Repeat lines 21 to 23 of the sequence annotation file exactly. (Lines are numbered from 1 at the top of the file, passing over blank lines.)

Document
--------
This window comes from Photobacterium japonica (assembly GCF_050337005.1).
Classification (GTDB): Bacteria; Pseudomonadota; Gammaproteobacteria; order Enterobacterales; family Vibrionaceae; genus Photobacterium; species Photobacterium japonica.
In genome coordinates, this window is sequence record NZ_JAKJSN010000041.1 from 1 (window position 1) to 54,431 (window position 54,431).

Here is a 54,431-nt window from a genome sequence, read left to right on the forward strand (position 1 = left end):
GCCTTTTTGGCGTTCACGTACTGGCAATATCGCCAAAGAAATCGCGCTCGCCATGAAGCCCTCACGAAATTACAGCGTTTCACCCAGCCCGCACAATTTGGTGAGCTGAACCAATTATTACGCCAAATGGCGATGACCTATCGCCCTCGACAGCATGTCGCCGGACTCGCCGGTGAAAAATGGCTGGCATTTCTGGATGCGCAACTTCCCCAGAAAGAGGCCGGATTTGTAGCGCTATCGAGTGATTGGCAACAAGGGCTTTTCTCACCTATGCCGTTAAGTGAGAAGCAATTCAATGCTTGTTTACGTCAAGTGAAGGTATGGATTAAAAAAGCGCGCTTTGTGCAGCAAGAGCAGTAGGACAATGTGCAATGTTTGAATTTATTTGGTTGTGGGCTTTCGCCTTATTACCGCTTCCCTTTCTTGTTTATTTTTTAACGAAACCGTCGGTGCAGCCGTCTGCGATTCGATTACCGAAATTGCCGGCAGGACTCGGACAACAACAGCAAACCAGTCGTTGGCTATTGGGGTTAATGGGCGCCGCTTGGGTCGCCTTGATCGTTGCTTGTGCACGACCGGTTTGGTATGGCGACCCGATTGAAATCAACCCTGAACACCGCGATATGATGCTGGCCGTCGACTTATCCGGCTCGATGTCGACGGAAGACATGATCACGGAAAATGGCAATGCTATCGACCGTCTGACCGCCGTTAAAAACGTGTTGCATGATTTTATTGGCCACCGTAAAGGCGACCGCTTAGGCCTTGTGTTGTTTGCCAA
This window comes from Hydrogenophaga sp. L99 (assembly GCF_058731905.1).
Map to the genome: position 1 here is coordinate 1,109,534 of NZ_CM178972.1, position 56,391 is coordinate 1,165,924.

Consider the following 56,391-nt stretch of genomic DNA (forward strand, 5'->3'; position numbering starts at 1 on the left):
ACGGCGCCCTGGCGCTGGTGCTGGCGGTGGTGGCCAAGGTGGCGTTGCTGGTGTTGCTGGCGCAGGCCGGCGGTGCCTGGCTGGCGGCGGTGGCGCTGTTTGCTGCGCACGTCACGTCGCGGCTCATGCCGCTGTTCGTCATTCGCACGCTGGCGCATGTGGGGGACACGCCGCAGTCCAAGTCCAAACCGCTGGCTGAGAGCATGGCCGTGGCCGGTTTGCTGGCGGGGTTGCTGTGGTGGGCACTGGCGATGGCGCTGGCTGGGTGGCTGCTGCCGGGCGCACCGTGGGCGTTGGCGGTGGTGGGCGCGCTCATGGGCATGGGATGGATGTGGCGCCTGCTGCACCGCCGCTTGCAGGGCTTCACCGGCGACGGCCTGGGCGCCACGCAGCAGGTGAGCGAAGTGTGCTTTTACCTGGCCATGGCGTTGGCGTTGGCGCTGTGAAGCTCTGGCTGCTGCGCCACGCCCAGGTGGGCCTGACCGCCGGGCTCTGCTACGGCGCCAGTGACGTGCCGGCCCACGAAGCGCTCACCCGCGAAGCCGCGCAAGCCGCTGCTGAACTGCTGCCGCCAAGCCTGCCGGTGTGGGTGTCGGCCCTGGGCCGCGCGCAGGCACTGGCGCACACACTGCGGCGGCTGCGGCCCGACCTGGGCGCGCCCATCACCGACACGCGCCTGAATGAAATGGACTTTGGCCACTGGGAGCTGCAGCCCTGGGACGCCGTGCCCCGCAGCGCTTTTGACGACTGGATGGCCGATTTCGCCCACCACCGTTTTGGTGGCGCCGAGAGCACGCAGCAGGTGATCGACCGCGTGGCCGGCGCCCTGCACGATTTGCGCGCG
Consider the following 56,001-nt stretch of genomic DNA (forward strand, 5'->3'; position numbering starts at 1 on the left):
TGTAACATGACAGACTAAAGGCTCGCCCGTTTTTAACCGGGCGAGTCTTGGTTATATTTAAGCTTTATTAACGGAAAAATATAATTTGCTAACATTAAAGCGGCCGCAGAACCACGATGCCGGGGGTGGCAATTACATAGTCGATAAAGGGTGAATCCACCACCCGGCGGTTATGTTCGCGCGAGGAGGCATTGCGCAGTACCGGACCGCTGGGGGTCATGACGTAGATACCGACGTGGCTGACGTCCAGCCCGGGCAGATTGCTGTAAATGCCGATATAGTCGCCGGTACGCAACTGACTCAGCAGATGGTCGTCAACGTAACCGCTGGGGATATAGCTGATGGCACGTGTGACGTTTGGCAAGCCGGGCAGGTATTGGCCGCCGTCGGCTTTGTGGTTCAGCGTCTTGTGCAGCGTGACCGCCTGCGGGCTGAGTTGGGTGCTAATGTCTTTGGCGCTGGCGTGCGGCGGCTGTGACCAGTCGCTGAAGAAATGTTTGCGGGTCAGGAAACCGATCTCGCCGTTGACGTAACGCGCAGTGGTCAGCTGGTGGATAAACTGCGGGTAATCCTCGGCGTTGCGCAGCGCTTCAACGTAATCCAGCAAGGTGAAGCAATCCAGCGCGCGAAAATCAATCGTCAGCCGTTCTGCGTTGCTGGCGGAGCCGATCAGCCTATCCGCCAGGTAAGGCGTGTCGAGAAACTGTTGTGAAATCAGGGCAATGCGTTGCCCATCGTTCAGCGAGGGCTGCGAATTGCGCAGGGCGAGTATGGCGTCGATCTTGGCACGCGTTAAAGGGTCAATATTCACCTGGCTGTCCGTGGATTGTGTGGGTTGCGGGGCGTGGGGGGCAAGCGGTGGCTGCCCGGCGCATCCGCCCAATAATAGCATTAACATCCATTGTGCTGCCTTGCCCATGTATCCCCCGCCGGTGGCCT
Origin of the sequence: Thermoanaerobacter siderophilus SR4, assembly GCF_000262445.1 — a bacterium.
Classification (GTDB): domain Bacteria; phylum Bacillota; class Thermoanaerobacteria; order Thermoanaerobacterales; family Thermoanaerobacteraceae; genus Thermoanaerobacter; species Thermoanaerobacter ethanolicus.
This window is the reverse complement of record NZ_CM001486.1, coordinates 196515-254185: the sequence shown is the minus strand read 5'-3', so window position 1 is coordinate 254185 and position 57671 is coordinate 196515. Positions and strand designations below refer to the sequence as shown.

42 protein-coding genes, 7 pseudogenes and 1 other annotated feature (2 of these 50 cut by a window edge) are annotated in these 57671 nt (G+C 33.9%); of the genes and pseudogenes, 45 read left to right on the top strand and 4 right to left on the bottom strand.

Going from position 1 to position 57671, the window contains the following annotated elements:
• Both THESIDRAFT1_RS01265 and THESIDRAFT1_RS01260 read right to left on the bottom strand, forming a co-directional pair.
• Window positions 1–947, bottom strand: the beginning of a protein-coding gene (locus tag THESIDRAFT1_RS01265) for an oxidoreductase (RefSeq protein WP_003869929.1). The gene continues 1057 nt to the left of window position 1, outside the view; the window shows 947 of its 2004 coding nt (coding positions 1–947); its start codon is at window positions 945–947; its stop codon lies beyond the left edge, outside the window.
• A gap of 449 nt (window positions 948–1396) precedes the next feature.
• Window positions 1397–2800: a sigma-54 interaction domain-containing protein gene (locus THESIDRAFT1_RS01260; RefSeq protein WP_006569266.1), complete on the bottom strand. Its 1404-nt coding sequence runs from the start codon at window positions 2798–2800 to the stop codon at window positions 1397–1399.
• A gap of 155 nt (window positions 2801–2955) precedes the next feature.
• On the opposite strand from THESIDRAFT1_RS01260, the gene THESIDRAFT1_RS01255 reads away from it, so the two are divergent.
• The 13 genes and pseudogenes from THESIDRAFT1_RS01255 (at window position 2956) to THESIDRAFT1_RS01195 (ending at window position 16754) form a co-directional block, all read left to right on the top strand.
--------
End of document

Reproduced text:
• A gap of 155 nt (window positions 2801–2955) precedes the next feature.
• On the opposite strand from THESIDRAFT1_RS01260, the gene THESIDRAFT1_RS01255 reads away from it, so the two are divergent.
• The 13 genes and pseudogenes from THESIDRAFT1_RS01255 (at window position 2956) to THESIDRAFT1_RS01195 (ending at window position 16754) form a co-directional block, all read left to right on the top strand.